Top EU diplomat delaying key Israel meeting over Abu Akleh killing – official
Josep Borrell balked at advancing first Association Council since 2012 after journalist shot in disputed circumstances in Jenin, announcement of new settlement building
Lazar Berman is The Times of Israel's diplomatic reporter
European Union foreign policy chief Josep Borrell held up a key forum between Israel and the EU because of the killing of Al Jazeera journalist Shireen Abu Akleh in May, a senior European official told The Times of Israel on Monday.
The Association Council is a meeting that is meant to occur annually between Israel and the EU to cover matters of mutual concern. The last time the two sides met was in 2012, and, as foreign minister, Yair Lapid made it a goal to reconvene the forum.
At the May 16 EU Foreign Affairs Council meeting in Brussels, the 27 EU foreign ministers managed to agree on a draft of a joint statement for an Association Council with Israel, a significant hurdle to overcome before convening the forum.
“We got it,” said the official. “That was a miracle.”
The final step was to get the text on the agenda of the European Council, the body that sets the political direction of the European Union. “That depends on Josep Borrell,” recounted the official.
Borrell had been reluctant to advance an Association Council with Israel, but came around because of pressure from EU member states.
Until, that is, Abu Akleh, 51, was shot dead while covering an Israeli military raid in Jenin on May 11 alongside a team of other journalists. During the raid, a firefight broke out between Israeli troops and Palestinian gunmen and at some point, under disputed circumstances, Abu Akleh was shot in the head.
The next day, the Defense Ministry approved plans for 4,427 new settlement homes.
“There were two things that were unacceptable in terms of diplomacy — the killing of the journalist, and the announcement of 4,000 new settlements,” said the official.
“Borrell told us, can you imagine I am going to put on the agenda a meeting of cooperation with the images on TV… come on,” the European official said.
Borrell indicated to the ministers that he would advance the text during the six-month Czech presidency of the Council of Europe, which began on July 1.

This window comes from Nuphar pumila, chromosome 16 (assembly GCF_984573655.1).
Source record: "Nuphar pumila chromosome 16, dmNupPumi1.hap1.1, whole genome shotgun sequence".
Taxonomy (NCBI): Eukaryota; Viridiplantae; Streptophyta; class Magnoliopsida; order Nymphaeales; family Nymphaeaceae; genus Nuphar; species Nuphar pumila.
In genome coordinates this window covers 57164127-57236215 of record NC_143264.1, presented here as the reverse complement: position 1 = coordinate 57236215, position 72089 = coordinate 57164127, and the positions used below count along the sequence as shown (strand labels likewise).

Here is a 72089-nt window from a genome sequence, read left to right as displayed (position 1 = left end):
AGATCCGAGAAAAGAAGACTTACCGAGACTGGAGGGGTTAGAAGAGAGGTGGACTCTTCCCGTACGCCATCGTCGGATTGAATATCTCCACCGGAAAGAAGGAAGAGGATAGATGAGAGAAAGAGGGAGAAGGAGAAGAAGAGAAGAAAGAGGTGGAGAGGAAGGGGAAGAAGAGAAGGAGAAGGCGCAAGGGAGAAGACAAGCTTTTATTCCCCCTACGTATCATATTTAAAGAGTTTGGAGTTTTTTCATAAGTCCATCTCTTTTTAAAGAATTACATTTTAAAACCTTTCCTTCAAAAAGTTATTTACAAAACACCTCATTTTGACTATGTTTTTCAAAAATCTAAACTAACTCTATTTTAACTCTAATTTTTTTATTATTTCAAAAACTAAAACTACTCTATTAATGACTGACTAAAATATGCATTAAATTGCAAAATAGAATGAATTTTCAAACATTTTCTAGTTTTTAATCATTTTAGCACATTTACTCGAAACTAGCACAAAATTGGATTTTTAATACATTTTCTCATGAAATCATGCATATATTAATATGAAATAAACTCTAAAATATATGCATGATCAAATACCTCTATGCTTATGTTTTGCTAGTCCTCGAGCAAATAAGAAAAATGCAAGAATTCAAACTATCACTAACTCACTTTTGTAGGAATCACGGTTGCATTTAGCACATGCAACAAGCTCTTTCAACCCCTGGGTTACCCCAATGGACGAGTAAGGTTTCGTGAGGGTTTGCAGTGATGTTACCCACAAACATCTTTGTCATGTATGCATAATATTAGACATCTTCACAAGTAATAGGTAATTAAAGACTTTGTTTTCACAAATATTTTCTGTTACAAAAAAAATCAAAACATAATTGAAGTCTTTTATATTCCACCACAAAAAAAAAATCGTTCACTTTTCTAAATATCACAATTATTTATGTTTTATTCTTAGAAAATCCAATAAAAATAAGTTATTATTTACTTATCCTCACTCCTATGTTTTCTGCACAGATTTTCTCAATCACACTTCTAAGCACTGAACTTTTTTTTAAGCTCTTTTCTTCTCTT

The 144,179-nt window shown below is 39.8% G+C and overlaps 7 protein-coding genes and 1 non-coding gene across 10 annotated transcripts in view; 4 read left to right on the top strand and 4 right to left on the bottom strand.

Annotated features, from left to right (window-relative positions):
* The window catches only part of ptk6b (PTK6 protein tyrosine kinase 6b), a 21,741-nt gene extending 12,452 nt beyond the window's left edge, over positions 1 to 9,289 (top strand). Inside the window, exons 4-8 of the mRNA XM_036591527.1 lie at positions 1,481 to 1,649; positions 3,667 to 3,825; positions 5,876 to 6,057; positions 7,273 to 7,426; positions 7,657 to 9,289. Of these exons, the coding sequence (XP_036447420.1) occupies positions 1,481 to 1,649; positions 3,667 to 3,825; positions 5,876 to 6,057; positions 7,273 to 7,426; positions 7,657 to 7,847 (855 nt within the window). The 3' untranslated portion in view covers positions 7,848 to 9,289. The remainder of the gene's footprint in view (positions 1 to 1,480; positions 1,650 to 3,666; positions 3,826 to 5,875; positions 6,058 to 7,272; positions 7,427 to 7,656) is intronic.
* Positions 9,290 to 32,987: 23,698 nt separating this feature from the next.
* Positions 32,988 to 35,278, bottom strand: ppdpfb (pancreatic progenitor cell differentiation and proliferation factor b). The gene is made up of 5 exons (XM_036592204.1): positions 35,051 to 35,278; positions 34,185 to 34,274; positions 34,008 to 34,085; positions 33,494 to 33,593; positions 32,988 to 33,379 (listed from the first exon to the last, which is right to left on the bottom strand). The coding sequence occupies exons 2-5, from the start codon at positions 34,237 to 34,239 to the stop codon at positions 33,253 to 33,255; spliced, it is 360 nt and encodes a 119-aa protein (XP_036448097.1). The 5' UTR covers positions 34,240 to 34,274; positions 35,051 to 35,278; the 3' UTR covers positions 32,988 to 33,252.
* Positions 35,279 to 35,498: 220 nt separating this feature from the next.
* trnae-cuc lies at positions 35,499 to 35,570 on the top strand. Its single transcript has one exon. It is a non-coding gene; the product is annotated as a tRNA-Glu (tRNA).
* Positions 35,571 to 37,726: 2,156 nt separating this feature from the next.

The Foreign Affairs Council is meeting Monday in Brussels, where “a possible EU-Israel association council” is on the agenda.
Borrell’s spokesperson’s office did not provide a response when asked about the matter. Israel’s Foreign Ministry declined to comment.
Israel signed an Association Agreement that defined its relationship with the EU in 1995 and ratified it in 2000. Israel canceled the Council in 2013, when the EU angered Israel by issuing new regulations according to which no Israeli body that operates or has links beyond the Green Line can receive EU funding or have any cooperation with the EU.
During its presidency of the EU Council, the French tried to advance the meeting with Israel. “We are looking forward to deepening the EU-Israel relations through the convening of the Association Council,” said France’s envoy to Israel Eric Danon in May. “We are currently working toward this perspective, mindful of the political and technical conditions pertaining to the EU rules and framework.”
For a number of years, individual EU states prevented the meetings from taking place.
Now, the sides are looking for a way to hold the Council again.
During Lapid’s meeting with his European Union counterparts last July, most countries supported the idea of scheduling an Association Council meeting and strengthening the bilateral relationship in general, sources inside the room told The Times of Israel.